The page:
“I am not sure what this means, however, if this refers to intelligence gathering as I suspect, it suggests [Miller] has continued to support interrogation strategies we not only advised against but questioned in terms of effectiveness,” reads the memo dated May 13, 2004, from an FBI agent whose name was redacted.

In another ACLU-obtained letter, dated May 10, an FBI agent questioned Harrington whether harsh interrogation techniques turned up good information.

“In my weekly meetings with the Department of Justice we often discussed techniques and how they were not effective or producing intelligence that was reliable,” according to the exchange, which was heavily redacted to remove references to dates and names.

“I finally voiced my opinion …,” the FBI agent says. “It still did not prevent them from continuing the … methods.”

Romero said the information “raises questions about the government's willingness to be forthcoming in these legal proceedings and shows that even the FBI has been uncomfortable with some of the tactics used at Guantanamo.”

In the letter obtained by AP, Harrington told Ryder he was writing to follow up a meeting he had with the general the week before about detainee treatment, including “highly aggressive interrogation techniques being used against detainees in Guantanamo.”

“I refer them to you for appropriate action,” Harrington wrote. Guantanamo commander: Allegations taken seriously

Brig. Gen. Jay Hood, the current commander of the mission in Guantanamo, said allegations of mistreatment and abuse are taken seriously and investigated.

“The appropriate actions were taken. Some allegations are still under investigation,” Hood told the AP.

None of the people named in the letter are still at the base, a Guantanamo spokesman said, but it wasn’t clear if any disciplinary action had been taken. The letter identified the military interrogators only by last name and rank, and mentioned a civilian contractor.

Lt. Col. Gerard Healy, an Army spokesman, said the female interrogator—identified only as Sgt. Lacey—is being investigated, but the Army wouldn’t comment further or fully identify her.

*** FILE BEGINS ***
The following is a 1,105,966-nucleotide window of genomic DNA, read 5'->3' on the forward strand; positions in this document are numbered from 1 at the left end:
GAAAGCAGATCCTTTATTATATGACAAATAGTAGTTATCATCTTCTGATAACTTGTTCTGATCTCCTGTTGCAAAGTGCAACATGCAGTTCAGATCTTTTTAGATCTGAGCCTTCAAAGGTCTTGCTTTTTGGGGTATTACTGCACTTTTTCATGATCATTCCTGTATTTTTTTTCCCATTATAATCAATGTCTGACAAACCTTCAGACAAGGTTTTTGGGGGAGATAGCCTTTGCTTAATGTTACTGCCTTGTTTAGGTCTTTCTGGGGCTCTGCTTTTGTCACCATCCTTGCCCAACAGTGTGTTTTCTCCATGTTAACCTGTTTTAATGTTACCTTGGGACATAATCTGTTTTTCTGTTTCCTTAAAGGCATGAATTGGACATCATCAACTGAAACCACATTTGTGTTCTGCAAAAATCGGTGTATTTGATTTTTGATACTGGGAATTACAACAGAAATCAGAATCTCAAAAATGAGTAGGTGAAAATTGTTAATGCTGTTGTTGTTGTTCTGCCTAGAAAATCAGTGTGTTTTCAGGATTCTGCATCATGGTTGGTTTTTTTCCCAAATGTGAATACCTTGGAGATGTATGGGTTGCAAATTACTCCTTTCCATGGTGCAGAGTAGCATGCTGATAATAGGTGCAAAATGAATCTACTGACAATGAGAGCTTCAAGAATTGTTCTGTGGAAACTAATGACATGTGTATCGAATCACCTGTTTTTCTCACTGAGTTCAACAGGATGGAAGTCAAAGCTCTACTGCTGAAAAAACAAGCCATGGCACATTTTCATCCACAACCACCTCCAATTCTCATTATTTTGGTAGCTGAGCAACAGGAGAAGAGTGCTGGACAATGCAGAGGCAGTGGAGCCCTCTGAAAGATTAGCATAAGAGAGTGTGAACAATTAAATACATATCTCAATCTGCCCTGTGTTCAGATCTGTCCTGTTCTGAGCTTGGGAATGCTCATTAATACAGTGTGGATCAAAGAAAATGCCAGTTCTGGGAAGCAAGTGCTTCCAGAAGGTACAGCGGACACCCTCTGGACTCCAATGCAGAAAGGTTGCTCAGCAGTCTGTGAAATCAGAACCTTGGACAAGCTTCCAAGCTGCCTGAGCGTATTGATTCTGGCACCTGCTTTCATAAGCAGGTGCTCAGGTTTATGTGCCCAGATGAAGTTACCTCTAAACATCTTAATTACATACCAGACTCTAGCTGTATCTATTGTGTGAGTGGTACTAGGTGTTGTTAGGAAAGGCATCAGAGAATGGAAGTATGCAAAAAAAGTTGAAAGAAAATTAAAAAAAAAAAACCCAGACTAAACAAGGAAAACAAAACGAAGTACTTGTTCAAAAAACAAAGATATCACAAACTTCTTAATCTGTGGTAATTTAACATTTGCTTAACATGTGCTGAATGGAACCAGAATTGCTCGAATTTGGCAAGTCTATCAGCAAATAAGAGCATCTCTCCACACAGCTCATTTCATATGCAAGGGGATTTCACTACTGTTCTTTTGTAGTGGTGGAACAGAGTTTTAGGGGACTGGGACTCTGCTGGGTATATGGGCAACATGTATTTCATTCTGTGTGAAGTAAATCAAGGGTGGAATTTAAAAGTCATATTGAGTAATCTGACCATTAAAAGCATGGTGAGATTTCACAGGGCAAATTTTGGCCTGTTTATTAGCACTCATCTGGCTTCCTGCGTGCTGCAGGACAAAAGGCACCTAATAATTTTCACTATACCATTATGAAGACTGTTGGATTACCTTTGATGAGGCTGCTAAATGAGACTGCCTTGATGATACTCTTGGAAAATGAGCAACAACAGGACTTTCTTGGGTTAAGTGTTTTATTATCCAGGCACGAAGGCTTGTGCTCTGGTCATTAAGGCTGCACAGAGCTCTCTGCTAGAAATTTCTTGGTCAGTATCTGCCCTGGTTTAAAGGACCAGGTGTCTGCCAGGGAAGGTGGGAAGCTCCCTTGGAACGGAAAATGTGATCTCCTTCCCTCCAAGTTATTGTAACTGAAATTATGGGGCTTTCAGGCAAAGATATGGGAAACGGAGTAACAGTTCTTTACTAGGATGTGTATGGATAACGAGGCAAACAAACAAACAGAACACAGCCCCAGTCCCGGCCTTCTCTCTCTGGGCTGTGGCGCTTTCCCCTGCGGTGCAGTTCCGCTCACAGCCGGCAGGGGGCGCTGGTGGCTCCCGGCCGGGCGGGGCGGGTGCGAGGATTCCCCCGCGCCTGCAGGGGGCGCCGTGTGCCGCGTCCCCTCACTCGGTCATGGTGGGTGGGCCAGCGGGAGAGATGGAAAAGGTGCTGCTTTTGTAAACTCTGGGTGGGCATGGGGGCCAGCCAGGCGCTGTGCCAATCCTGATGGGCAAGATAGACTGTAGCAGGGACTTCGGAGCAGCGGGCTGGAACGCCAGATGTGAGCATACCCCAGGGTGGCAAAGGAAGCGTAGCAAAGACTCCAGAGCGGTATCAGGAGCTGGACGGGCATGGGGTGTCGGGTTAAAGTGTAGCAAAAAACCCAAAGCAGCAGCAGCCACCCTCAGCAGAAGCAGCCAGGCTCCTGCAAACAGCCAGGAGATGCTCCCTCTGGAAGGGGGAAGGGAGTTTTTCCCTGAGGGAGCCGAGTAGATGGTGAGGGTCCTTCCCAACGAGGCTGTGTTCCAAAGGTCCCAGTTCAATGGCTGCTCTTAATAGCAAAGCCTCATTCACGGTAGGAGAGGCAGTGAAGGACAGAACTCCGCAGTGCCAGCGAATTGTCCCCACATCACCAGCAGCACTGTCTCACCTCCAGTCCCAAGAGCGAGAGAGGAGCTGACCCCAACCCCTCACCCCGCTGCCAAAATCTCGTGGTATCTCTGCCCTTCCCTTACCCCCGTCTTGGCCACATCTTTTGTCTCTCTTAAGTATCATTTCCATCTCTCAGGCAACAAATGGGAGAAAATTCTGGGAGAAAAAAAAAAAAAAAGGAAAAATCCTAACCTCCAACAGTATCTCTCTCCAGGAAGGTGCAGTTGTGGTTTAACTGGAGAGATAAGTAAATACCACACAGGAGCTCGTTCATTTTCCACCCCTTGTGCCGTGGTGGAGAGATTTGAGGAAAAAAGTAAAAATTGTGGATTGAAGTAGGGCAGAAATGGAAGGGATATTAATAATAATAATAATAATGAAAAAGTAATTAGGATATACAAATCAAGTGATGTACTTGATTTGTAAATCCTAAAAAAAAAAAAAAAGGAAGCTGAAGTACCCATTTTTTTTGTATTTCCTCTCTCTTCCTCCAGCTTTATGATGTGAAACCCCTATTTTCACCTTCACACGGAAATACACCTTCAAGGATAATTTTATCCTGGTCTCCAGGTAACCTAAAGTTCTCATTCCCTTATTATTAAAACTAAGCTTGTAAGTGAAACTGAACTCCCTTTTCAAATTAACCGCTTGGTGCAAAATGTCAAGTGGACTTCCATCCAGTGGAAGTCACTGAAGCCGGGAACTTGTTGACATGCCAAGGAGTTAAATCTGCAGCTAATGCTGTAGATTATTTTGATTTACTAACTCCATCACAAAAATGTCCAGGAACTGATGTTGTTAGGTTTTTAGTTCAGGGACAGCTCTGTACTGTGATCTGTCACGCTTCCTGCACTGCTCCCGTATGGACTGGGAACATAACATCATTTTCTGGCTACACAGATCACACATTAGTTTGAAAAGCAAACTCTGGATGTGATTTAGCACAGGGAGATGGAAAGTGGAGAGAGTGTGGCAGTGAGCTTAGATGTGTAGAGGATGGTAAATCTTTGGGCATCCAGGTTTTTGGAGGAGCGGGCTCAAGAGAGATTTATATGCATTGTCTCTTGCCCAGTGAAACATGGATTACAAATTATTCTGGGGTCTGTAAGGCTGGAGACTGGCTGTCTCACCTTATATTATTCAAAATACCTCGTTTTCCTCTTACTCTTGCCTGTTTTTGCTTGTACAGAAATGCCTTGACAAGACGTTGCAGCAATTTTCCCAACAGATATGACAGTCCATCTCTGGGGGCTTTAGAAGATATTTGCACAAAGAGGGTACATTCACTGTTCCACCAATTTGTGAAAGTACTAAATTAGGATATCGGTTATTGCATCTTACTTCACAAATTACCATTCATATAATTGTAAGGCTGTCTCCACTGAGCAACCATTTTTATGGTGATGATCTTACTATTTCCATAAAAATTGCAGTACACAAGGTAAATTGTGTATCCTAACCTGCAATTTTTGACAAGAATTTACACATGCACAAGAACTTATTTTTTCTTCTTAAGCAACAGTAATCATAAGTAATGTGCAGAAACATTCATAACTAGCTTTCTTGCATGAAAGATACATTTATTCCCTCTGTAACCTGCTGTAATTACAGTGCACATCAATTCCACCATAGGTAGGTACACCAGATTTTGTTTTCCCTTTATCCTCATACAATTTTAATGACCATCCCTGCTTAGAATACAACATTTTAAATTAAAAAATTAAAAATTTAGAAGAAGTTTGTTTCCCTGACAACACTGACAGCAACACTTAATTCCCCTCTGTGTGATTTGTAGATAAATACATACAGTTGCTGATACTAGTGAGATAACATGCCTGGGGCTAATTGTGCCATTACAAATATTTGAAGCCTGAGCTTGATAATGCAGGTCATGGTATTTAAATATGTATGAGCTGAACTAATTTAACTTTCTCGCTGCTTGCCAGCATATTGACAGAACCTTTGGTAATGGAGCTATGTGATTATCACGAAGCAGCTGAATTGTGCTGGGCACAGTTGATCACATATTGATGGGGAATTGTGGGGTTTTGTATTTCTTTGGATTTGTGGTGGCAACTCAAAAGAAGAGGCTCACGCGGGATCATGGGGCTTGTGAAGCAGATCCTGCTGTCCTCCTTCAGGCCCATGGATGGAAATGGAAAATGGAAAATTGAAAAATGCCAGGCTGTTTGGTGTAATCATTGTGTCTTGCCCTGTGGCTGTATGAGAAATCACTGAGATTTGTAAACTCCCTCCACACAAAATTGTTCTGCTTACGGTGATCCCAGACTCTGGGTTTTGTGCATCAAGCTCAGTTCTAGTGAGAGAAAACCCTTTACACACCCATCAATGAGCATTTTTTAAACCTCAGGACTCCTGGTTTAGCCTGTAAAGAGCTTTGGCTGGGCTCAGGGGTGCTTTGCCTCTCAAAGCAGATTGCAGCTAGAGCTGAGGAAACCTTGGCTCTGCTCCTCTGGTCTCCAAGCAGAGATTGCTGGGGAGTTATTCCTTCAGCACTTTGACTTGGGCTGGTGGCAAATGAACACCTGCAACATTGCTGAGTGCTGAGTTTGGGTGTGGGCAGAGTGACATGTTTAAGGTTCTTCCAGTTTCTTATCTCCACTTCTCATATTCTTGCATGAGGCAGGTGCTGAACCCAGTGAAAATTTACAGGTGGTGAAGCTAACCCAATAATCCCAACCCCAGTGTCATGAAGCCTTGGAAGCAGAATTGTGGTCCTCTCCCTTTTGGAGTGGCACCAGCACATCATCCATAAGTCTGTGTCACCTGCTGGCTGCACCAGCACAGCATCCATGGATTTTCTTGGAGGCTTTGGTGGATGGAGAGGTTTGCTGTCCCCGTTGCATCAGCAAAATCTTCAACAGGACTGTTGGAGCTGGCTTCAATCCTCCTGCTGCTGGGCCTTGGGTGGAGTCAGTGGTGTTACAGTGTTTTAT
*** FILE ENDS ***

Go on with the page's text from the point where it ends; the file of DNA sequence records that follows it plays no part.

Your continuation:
The U.S. military says prisoners are treated in accordance with the Geneva Conventions, which prohibit violence, torture and humiliating treatment. Still, at least 10 incidents of abuse have been substantiated at Guantanamo, all but one from 2003 or this year.

According to the letter obtained by the AP, in late 2002 an FBI agent observed an interrogation where Sgt. Lacey whispered in the ear of a handcuffed and shackled detainee, caressed him and applied lotion to his arms. This occurred during Ramadan, Islam's holy month, when some Muslim men consider contact with women particularly offensive.

Later, the detainee appeared to grimace in pain, and the FBI agent asked a Marine who was present why.

“The Marine said [the interrogator] had grabbed the detainee's thumbs and bent them backward and indicated that she also grabbed his genitals.”

In September or October of 2002, FBI agents saw a dog used “in an aggressive manner to intimidate a detainee,” the letter said.

About a month later, agents saw the same detainee “after he had been subjected to intense isolation for over three months” in a cell flooded with light. “By late November, the detainee was evidencing behavior consistent with extreme psychological trauma …,” the letter said.

In October 2002, another FBI agent saw a detainee “gagged with duct tape that covered much of his head” because he would not stop chanting from the Quran.